I joined an online book club a little while back, led by one of my good friends. And I was really excited to get the next assignment. To Kill A Mockingbird was one of my favorite reads from my English undergraduate degree. In college, I was drawn to Scout, who reminded me of myself when I was young.
(Man, college was a looooooooong time ago.)
When I read it again a few weeks ago, I was struck by this idea that repeats itself throughout the book:
You never really know someone until you stand in his shoes and walk around in them.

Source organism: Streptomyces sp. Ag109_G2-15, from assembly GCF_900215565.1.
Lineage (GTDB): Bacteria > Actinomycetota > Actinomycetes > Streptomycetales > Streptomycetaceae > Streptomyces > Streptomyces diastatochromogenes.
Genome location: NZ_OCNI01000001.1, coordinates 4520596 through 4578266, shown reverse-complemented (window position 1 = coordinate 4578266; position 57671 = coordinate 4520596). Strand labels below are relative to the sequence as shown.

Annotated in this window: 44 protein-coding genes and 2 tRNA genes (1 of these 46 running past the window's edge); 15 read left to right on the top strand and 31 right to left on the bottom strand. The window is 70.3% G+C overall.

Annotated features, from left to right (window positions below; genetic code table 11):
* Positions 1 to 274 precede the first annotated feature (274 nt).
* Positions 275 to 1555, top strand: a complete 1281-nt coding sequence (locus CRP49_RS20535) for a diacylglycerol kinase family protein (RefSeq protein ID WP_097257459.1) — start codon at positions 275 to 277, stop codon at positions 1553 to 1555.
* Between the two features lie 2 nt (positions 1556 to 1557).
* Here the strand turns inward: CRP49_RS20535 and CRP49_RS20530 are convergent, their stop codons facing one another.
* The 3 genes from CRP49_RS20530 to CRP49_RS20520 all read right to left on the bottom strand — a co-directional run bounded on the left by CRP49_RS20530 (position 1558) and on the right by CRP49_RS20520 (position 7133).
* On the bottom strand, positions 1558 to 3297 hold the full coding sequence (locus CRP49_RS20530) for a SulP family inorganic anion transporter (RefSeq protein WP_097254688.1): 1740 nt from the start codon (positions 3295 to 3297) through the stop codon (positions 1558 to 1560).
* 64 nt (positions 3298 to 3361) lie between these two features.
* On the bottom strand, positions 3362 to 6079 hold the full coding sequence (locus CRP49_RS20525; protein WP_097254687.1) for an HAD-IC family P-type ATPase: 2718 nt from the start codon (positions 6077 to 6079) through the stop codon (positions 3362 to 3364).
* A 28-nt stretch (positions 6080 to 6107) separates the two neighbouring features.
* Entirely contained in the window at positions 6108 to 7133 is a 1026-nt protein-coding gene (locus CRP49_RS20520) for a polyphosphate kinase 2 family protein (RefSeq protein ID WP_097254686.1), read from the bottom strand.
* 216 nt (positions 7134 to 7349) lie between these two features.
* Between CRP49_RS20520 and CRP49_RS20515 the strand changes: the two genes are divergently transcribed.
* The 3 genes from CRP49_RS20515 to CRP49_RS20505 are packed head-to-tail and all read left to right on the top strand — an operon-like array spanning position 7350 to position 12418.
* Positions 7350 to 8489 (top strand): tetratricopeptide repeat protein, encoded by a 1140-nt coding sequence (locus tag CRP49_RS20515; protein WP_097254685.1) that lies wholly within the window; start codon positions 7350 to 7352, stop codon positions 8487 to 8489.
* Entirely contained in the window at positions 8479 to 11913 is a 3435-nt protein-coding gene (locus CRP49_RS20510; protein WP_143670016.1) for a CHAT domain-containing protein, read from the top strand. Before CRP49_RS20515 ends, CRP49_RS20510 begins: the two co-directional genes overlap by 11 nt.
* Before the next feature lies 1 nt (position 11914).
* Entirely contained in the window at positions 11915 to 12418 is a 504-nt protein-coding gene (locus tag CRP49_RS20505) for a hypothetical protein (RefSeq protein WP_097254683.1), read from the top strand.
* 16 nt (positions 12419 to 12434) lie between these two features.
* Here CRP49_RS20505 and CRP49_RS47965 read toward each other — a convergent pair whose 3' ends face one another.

What would life be like if we all did this? If, instead of judging moms for their parenting choices, perpetuating the so-called mommy wars because someone made different choices than we did, we agree instead that parenting is a really tough job?
What if, instead of telling a child he shouldn’t be angry over some minor issue, we instead look it things from his perspective and acknowledge his frustration?
What if we cultivated compassion and understanding of religions we didn’t understand, of people we didn’t understand, of circumstances we thought maybe were all their fault?
What would our world look like?
After you answer my question, please click over to read the rest of the book club questions for To Kill a Mockingbird. You can get your own copy of To Kill a Mockingbird by Harper Lee at bookstores including Amazon.